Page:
Efficient Process to Make Biodegradable Polyesters and Green Solvents from Itaconic Acid

Technology No. 20160343
IP Status: Issued US Patent; Application #: 15/491,236

Lactones, Diols and Triols Synthesized From Biomass

A new process synthesizes multifunctional alcohols from bio-derived carboxylic acids. Starting with itaconic acid or mesoconic acid, this high-yield, two-step process uses heterogeneous catalysts in aqueous media as an efficient method of producing of lactones, diols and triols, where resulting alcohols such as 2-methyl butanediol and 3-methyl-1,5-pentanediol can be used to prepare polyesters. The diol compounds are created by reacting itaconic acid or mesoconic acid with hydrogen (H2) gas to form a lactone  such as (alpha/beta)-methyl-gamma-butyrolactone (MGBL).  MGBL can then be reacted further with hydrogen to make 2-methyl butane diol.  MGBL also presents an interesting possibility as a renewable, green solvent.

Alternative to Petrochemical Processes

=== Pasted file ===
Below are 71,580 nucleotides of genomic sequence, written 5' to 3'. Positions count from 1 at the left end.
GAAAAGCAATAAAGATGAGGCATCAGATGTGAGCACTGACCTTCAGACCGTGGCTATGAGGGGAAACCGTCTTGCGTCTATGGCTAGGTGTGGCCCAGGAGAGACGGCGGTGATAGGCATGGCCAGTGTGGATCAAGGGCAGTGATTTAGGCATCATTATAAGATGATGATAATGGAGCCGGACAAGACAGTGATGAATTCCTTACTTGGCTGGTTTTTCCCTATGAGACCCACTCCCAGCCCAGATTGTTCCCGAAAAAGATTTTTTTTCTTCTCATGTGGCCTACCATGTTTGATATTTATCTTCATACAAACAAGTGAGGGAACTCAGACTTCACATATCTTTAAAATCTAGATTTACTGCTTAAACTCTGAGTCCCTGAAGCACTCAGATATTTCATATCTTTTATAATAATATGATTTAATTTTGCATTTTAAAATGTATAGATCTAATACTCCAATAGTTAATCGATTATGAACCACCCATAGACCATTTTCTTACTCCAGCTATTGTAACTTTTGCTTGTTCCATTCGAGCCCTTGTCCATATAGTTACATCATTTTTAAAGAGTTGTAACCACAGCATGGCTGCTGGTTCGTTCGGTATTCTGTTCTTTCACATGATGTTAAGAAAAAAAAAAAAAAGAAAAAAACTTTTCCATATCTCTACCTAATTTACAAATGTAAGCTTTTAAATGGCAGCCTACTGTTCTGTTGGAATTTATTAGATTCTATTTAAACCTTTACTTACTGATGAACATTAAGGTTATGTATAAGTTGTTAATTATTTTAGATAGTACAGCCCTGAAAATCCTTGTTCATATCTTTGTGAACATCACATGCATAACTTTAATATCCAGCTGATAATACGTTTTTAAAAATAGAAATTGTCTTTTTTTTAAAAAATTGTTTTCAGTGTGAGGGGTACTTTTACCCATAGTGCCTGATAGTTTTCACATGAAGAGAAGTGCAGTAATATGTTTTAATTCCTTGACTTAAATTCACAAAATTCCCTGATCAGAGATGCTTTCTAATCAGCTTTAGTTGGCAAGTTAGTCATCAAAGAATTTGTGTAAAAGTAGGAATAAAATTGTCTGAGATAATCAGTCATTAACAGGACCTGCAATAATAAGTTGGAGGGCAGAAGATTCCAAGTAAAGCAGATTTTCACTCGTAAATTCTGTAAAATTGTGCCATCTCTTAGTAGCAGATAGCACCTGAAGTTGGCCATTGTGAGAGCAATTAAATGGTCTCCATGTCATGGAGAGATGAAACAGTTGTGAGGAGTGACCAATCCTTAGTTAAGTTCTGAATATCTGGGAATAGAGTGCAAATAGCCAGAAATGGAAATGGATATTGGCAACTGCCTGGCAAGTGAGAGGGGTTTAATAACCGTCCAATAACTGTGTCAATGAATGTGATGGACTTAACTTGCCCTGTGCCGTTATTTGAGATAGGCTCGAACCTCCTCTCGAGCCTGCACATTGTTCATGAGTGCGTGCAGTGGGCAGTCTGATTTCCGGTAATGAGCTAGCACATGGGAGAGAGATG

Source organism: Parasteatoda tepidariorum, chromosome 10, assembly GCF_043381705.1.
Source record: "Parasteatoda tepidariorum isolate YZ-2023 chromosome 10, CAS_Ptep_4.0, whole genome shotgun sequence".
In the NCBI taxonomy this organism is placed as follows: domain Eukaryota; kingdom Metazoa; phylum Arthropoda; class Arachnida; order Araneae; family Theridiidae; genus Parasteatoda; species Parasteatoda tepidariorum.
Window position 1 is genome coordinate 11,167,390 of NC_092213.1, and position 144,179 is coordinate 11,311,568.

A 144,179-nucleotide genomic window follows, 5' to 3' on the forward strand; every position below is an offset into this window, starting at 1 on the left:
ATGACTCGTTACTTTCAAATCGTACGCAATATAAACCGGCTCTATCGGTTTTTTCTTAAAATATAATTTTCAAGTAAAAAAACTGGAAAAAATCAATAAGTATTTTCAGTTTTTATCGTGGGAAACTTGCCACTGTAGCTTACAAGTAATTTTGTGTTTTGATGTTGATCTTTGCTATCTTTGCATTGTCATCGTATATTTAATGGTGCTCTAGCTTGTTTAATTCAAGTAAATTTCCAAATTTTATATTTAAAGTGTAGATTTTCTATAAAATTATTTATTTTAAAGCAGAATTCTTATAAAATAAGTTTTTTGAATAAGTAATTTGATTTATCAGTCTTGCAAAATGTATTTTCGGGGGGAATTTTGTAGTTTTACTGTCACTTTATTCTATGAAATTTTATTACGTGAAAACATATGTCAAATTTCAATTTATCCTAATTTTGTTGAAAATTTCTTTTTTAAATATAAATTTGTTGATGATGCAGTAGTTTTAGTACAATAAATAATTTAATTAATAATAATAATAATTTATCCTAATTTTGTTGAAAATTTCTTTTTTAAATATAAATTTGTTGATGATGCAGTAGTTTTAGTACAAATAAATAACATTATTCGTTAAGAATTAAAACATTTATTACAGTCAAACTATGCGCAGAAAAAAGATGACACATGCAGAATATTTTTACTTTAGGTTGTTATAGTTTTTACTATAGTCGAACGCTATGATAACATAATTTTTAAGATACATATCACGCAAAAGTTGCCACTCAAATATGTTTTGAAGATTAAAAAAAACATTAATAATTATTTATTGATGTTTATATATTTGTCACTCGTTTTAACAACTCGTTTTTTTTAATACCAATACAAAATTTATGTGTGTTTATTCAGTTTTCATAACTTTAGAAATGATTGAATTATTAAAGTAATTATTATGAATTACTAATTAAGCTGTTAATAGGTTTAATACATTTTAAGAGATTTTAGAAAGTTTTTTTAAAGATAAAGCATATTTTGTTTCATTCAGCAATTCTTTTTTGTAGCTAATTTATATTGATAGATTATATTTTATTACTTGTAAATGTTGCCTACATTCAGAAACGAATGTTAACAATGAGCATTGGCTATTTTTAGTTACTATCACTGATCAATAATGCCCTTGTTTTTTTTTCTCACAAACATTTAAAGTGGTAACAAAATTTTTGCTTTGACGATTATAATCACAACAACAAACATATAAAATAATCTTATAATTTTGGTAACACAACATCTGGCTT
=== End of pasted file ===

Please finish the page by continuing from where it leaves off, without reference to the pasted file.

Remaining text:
Traditional petrochemical processes render diols that are too expensive for most commercial applications, so transforming biomass into useful chemicals, monomers, and polymers helps mitigate the high cost, the depletion of petroleum and the trend for low environmental impact processes. However, only a few efficient and environmentally benign processes exist for monomer synthesis from biomass. This new method comes with a lower cost of production and use. Furthermore, the aqueous based process is more efficient in terms of high yield and selectivity.


  • More efficient – high yield and selectivity
  • Less expensive than current processes
  • Aqueous based process


  • Production of 2-methyl-1,4-butanediol
  • Bio-derived lactones, diols and polymers
  • Production of methyl substituted polyesters
  • Both monomer and bio-solvent markets
  • Bio-based solvent: isomer of gamma valerolactone

Phase of Development Proof of concept. Process demonstrated at laboratory scale.

Paul Dauenhauer, PhD
Associate Professor, Chemical Engineering and Materials Science
External Link (www.cems.umn.edu)
Kechun Zhang, PhD
Assistant Professor, Chemical Engineering and Materials Science
External Link (zhang.dl.umn.edu)

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